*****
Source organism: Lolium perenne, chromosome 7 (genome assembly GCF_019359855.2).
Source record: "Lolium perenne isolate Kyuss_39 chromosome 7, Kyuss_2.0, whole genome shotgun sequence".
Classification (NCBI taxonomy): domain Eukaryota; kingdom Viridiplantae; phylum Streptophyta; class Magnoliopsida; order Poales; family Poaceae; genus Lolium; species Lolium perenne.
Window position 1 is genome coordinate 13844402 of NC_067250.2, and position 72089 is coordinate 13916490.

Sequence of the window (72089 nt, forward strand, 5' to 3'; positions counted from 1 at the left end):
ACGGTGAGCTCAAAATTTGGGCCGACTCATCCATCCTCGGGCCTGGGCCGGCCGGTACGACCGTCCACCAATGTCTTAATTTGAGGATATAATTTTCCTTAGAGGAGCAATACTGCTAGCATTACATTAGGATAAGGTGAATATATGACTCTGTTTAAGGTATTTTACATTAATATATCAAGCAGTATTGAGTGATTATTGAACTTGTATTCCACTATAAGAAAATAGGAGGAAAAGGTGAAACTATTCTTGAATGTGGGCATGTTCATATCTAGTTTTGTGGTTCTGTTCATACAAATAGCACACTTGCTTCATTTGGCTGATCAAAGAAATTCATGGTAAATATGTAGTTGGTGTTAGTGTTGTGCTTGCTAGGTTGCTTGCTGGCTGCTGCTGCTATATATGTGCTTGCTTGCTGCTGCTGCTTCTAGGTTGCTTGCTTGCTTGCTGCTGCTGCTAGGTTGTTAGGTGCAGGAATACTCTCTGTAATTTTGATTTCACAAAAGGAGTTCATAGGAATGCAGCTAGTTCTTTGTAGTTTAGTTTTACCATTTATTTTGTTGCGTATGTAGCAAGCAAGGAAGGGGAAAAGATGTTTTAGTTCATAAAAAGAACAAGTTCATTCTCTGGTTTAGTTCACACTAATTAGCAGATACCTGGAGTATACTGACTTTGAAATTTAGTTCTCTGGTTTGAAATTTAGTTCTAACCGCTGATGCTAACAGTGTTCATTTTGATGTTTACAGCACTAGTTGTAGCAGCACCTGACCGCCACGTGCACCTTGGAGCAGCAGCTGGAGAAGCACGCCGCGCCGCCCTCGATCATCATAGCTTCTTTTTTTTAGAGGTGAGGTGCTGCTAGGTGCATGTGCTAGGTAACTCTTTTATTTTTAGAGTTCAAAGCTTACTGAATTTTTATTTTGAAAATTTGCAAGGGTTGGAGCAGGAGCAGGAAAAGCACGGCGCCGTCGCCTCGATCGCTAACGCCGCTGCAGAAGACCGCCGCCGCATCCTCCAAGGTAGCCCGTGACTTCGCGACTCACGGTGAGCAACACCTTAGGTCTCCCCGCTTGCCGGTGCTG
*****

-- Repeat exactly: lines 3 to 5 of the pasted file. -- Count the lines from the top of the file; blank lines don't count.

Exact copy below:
Classification (NCBI taxonomy): domain Eukaryota; kingdom Viridiplantae; phylum Streptophyta; class Magnoliopsida; order Poales; family Poaceae; genus Lolium; species Lolium perenne.
Window position 1 is genome coordinate 13844402 of NC_067250.2, and position 72089 is coordinate 13916490.

Sequence of the window (72089 nt, forward strand, 5' to 3'; positions counted from 1 at the left end):